And that brings us to High Stakes. The book is certainly well named: an extradimensional elder god has plunged Talas into madness and is beginning to expand outside the city before the international community even knows what’s happening. The six threaded narratives feature one US government agent, two Committee members (one administrator and one field operative), one criminal who was working for the fight club, one joker who was caught up in it, and one Jokertown detective who is way out of his depth. It’s not a bad cast at all, and there are no real clunkers in the bunch (even the Midnight Angel has mellowed over the years), but it’s not really a Fort Freak novel anymore. The precinct and its cast are sidelined at the end of their own trilogy, even though there’s a corruption subplot back in Jokertown that by all rights should have received its own protagonist.


Then again, I’m not sure where this book would have put them. This is a huge novel, approaching the physical dimensions and page count of one of Martin’s A Song of Ice and Fire volumes, and the plot sometimes strains under the weight.  While the opening sketches the characters and their world with efficiency (so we have some stake in what’s being threatened) and the end takes on its own propulsive momentum, the long middle tends to drag as characters get pulled into the madness, escape, return, succumb, resist, on and on until the reader begins to despair for all the wrong reasons.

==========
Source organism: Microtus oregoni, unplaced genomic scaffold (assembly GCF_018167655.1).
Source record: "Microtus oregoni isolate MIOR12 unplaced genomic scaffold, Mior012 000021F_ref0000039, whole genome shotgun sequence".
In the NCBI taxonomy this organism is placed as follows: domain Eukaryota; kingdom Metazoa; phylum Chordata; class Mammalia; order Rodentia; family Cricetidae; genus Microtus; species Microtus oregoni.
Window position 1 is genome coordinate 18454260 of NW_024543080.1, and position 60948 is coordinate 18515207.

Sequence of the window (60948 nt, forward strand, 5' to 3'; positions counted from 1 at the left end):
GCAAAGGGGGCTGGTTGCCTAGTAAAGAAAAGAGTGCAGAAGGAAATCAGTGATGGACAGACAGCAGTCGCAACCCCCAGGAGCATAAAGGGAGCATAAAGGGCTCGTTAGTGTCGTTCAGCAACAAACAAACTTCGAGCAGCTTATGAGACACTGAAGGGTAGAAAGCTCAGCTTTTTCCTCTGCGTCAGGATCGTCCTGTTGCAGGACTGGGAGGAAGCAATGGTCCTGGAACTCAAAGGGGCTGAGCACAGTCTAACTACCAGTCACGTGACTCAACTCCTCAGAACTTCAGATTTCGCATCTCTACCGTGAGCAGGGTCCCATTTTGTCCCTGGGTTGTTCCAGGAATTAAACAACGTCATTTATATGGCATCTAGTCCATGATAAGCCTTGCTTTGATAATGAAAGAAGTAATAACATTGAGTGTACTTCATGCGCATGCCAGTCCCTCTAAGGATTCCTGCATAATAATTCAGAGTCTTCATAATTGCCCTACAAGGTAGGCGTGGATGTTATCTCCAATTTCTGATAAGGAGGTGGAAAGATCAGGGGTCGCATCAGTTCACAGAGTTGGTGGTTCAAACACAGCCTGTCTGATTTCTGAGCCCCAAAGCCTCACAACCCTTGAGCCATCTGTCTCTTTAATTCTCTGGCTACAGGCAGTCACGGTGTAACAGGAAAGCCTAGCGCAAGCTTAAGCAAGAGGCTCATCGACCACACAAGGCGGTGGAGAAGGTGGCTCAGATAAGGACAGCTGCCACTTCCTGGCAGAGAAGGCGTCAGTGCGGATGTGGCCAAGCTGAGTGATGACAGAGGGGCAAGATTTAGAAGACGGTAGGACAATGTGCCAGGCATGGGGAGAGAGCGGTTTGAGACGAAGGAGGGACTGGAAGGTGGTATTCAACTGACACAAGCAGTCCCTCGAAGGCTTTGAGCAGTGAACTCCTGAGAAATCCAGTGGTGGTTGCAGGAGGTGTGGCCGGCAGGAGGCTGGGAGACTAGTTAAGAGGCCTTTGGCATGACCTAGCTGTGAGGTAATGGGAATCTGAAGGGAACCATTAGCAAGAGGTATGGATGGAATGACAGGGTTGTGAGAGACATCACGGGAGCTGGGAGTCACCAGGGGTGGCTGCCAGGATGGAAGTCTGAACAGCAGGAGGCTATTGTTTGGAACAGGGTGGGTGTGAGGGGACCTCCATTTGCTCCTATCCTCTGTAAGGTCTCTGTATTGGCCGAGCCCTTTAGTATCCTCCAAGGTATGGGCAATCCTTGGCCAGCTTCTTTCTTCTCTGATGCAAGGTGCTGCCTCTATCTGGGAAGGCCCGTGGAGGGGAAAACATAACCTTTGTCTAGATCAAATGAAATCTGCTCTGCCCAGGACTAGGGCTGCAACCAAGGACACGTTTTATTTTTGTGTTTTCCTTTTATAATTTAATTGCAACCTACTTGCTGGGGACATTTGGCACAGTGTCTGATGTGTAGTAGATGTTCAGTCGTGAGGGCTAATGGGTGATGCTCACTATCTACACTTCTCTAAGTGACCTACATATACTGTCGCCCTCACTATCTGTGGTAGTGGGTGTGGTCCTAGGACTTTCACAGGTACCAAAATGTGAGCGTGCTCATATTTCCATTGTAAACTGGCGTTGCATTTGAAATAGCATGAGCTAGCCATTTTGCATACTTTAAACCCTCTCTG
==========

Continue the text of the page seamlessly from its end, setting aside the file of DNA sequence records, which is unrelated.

Once the protagonists figure out what’s going on and come up with a plan that actually stands a chance of success, the book shifts into high gear with ease.  My personal Wild Cards sweet spot has always been when the books manage to justify classic genre tropes within their more realistic approach to character and setting, and this one includes a desperate prison break, a last-ditch suicide run, and that ultimate comic-book staple, who’d-win superhero fights—all of them executed with the tension and the sense of real consequences that sets Wild Cards apart.

All in all, High Stakes is a successful volume, but it feels like the conclusion to a different trilogy than the one that led up to it. Just a few weeks ago the Wild Cards trust released the first installment in a new trilogy, one that promises to explore other parts of America beyond New York City. Hopefully this one will get to carry that premise all the way through.


Marc Singer teaches English at Howard University in Washington, DC. He is the author of Grant Morrison: Combining the Worlds of Contemporary Comics and a new book on the academic discipline of comics studies, due out later this year.
Wild Cards: High Stakes Wild Cards: High Stakes Reviewed by Marc Singer on Wednesday, January 03, 2018 Rating: 5